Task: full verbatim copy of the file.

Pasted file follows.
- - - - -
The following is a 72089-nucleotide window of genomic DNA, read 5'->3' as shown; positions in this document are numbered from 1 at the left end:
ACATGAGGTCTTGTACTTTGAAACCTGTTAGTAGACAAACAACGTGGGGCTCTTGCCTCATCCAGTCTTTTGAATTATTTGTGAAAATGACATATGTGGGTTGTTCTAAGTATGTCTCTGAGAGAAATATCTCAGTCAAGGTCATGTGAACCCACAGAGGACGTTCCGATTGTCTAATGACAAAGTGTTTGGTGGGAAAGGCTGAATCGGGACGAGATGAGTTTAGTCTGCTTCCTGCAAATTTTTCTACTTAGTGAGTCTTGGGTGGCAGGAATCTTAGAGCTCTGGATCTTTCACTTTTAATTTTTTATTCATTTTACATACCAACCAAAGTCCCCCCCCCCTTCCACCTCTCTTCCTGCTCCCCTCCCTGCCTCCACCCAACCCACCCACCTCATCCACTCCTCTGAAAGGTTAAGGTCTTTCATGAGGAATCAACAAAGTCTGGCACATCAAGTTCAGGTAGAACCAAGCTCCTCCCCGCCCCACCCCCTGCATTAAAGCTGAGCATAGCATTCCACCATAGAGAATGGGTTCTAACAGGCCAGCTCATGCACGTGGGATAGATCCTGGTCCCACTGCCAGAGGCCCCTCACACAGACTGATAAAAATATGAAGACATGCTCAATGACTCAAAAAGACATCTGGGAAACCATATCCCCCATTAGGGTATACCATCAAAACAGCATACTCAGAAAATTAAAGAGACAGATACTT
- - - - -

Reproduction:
The following is a 72089-nucleotide window of genomic DNA, read 5'->3' as shown; positions in this document are numbered from 1 at the left end:
ACATGAGGTCTTGTACTTTGAAACCTGTTAGTAGACAAACAACGTGGGGCTCTTGCCTCATCCAGTCTTTTGAATTATTTGTGAAAATGACATATGTGGGTTGTTCTAAGTATGTCTCTGAGAGAAATATCTCAGTCAAGGTCATGTGAACCCACAGAGGACGTTCCGATTGTCTAATGACAAAGTGTTTGGTGGGAAAGGCTGAATCGGGACGAGATGAGTTTAGTCTGCTTCCTGCAAATTTTTCTACTTAGTGAGTCTTGGGTGGCAGGAATCTTAGAGCTCTGGATCTTTCACTTTTAATTTTTTATTCATTTTACATACCAACCAAAGTCCCCCCCCCCTTCCACCTCTCTTCCTGCTCCCCTCCCTGCCTCCACCCAACCCACCCACCTCATCCACTCCTCTGAAAGGTTAAGGTCTTTCATGAGGAATCAACAAAGTCTGGCACATCAAGTTCAGGTAGAACCAAGCTCCTCCCCGCCCCACCCCCTGCATTAAAGCTGAGCATAGCATTCCACCATAGAGAATGGGTTCTAACAGGCCAGCTCATGCACGTGGGATAGATCCTGGTCCCACTGCCAGAGGCCCCTCACACAGACTGATAAAAATATGAAGACATGCTCAATGACTCAAAAAGACATCTGGGAAACCATATCCCCCATTAGGGTATACCATCAAAACAGCATACTCAGAAAATTAAAGAGACAGATACTT